As the nation waits for the findings of ongoing investigations into a recent spate of fire outbreaks in the country, lawmakers have urged the public to be vigilant so as to guard against similar incidents.
Abbas Mukama, the Deputy Speaker, Finance and Administration in the Chamber of Deputies, said all possible causes the public is speculating “cannot be rubbished” until investigations and complete.
He urged patience to allow space to probe into the cause the fire outbreaks.
“The fires could be caused by faulty electric circuits or there could be negative forces behind them; no one knows,” the MP said.
“But I am sure the Police and other security organs are doing their job. We, the public, should wait for the findings.”
He urged the public to be conscious of electric appliances they use.
On Tuesday, a taskforce comprising Rwanda National Police (RNP), Energy, Water and Sanitation Authority (EWSA), Rwanda Housing Authority and the Ministry of Infrastructure (Minifra) was formed to investigate the fires.
Four fires have gutted public and private building in just two weeks, including one that destroyed part of Rubavu Prison killing five people and injuring several others.
Last week, fire burnt down a building in the city’s busy commercial area, Quartier Mateus, destroying property and merchandise worth millions of francs.
Another fire gutted a business complex in Nyabugogo that housed more than 10 businesses, including a lodge, wholesale and retail outlets on Monday.
However, MP Francesca Tengera Twikirize refused to associate the fire incidents with any anti-government forces, blaming the recent spate on “the poor quality electrical appliances.”
“We used to have such fire accidents in schools due to use of poor water heaters. Let everyone be fire-conscious in regard to the kind of appliances we use,” the MP said.
Julienne Uwacu, the deputy chairperson of the parliamentary Standing Committee on Foreign Affairs, Cooperation and Security, asked the public to avoid burning stuff.
“The public should keep in mind that we are in a dry season, and no one should be involved in any burning, because this might cause a fire. Besides, burning anything is illegal,” said Uwacu.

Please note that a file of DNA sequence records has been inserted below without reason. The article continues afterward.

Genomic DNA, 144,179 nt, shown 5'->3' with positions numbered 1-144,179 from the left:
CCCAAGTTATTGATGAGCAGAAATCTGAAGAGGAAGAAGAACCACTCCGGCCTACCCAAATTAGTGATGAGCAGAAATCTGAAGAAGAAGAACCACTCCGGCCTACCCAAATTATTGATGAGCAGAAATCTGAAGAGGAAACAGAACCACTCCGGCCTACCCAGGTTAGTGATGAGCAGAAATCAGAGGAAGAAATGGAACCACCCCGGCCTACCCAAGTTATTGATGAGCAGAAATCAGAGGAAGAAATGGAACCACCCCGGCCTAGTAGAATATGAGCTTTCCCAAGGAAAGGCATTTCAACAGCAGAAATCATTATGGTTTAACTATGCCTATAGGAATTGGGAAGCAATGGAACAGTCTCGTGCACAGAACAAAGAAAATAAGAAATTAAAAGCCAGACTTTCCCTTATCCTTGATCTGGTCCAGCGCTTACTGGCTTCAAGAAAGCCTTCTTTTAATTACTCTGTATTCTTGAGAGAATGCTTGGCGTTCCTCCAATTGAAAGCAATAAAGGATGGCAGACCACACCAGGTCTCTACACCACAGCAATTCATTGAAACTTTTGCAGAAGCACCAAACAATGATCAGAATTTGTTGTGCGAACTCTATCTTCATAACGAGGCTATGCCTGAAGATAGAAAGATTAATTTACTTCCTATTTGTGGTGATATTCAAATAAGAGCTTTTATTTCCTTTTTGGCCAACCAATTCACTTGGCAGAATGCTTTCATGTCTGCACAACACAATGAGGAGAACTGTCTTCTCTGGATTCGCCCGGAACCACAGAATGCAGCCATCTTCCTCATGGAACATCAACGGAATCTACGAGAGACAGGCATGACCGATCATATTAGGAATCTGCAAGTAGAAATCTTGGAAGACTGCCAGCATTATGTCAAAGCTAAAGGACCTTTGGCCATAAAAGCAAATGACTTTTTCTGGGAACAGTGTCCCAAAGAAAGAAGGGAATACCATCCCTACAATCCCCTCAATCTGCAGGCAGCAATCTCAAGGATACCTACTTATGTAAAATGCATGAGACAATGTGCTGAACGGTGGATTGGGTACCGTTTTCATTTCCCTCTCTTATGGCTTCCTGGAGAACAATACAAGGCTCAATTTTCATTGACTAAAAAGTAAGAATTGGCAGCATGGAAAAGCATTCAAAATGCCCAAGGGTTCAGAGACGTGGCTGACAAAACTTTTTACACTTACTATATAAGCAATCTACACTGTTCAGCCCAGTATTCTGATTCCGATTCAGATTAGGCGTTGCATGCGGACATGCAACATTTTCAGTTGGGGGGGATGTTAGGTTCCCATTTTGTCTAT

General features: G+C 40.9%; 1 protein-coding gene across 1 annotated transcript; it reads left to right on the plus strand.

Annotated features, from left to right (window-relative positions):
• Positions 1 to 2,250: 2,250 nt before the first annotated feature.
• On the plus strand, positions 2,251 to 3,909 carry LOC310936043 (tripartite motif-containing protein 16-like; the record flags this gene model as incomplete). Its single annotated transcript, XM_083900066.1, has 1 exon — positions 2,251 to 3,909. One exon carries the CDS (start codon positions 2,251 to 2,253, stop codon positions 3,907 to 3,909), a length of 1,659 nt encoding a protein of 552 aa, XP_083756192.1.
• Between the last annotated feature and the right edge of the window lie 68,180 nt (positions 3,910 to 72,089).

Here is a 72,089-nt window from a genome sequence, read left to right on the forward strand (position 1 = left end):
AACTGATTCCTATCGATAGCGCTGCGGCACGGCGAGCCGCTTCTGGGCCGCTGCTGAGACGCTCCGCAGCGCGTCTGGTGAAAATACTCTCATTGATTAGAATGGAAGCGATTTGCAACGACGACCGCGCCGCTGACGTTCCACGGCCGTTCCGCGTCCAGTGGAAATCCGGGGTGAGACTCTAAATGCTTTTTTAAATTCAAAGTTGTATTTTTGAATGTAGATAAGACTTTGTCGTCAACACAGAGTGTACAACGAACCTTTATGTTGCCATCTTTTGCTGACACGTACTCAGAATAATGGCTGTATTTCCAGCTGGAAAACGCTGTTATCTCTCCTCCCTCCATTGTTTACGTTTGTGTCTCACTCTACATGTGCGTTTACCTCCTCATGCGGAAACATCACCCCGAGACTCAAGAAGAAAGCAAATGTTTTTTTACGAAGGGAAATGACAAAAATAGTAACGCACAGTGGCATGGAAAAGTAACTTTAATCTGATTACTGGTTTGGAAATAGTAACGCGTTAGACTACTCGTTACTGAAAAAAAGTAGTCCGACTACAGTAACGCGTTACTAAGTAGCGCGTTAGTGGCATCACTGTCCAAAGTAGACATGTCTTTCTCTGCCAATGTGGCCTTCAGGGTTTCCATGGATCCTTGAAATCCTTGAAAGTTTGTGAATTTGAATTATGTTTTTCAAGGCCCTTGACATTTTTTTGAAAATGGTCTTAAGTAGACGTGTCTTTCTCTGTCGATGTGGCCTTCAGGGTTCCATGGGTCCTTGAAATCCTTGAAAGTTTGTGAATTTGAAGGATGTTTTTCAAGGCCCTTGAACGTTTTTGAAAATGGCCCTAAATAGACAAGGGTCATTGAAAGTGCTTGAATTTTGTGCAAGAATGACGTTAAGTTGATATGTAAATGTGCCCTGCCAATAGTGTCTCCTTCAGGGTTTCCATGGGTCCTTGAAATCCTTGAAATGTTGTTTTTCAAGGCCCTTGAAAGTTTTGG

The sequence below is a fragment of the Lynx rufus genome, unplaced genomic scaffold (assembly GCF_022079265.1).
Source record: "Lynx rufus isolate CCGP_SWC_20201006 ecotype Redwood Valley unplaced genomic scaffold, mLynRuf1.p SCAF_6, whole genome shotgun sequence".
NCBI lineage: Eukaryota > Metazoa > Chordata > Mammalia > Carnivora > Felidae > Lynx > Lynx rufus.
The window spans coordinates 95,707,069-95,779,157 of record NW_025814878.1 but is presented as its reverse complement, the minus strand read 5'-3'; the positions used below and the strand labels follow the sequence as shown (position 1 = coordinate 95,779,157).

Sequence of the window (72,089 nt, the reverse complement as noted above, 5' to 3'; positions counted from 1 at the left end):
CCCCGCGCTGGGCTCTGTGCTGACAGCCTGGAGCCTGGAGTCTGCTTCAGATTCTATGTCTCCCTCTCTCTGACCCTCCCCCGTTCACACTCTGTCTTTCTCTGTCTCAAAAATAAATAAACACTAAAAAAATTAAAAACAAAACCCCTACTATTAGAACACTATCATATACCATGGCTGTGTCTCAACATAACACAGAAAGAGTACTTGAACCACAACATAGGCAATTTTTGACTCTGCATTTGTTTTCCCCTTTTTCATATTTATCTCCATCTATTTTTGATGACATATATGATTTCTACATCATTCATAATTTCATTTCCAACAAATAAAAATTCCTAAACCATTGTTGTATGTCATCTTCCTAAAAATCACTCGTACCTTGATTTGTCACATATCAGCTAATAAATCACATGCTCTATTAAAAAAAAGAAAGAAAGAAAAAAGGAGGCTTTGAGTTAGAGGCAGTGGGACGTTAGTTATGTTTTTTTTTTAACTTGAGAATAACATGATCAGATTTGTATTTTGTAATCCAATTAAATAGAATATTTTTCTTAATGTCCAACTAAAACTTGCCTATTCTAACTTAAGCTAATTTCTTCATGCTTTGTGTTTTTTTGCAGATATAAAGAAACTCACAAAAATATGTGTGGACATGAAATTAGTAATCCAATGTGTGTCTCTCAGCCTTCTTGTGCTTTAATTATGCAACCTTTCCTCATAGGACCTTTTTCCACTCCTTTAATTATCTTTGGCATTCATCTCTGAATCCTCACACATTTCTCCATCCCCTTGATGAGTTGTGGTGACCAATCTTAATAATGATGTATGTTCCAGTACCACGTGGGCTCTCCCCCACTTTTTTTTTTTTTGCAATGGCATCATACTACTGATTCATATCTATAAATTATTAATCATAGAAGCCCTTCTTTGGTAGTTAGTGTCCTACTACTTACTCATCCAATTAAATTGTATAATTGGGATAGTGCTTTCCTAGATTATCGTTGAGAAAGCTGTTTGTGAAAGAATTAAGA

The government last week issued new fire safety instructions that, among others, require buildings to have fire alarm system, smoke detectors and sprinklers on each floor.
Buildings must also install fire extinguishers, hose reels, closed circuit television cameras and lightning arresters. Property owners have up to six months to comply with the new regulations.
The Minister for Internal Security, Sheikh Musa Fazil Harelimana, appearing before the parliamentary Standing Committee on Budget and Patrimony last month, said local governments had raised funds for Police to procure trucks for every province.
He said six large and 11 smaller fire trucks had been procured.
“By June 20, Police will visit the contracted company to see how many trucks have been built so far. During the same visit, the supplier and Police logistics department will discuss the shipping modalities,” he said.
Emmanuella Mukanyabyenda, a member of the parliamentary Standing Committee on Budget and Patrimony, urged the minister to expedite the procurement process.
“During Budget consultations, the minister for internal security told us that new fire fighting trucks had been bought, and would be in the country soon,”she said.
“I think this is the time we need them most. I, therefore, call upon the ministry to expedite the remaining logistics procedure so that we have those trucks in the country as soon as possible.”
Police said in a statement this week that six fire engines will arrive before the end of the year, and that another 10 were expected early next year.